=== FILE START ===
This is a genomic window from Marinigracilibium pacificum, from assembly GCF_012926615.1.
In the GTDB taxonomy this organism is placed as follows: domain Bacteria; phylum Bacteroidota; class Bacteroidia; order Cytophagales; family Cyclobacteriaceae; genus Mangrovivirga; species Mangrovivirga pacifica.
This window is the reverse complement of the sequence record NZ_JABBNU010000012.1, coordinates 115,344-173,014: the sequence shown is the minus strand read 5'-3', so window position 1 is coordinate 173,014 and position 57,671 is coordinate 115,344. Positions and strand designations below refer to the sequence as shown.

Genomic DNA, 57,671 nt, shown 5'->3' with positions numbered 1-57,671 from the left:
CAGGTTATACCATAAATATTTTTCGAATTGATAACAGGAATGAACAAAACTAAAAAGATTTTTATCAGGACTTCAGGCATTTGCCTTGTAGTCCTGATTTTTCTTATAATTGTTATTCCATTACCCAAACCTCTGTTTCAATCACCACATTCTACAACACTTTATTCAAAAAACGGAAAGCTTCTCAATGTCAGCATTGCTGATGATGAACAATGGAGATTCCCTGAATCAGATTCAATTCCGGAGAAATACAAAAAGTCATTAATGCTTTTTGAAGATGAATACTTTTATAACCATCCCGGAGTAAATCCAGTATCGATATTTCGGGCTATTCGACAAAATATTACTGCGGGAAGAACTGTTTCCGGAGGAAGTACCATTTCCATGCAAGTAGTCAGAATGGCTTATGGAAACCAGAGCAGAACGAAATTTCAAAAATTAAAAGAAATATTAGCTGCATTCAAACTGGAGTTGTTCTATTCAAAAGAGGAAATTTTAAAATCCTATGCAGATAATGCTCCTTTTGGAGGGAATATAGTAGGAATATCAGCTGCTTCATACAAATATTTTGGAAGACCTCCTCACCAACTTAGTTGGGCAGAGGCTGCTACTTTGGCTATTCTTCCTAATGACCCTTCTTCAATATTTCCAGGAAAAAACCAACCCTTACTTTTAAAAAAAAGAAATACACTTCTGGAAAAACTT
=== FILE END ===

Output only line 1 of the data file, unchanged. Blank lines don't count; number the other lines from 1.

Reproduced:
This is a genomic window from Marinigracilibium pacificum, from assembly GCF_012926615.1.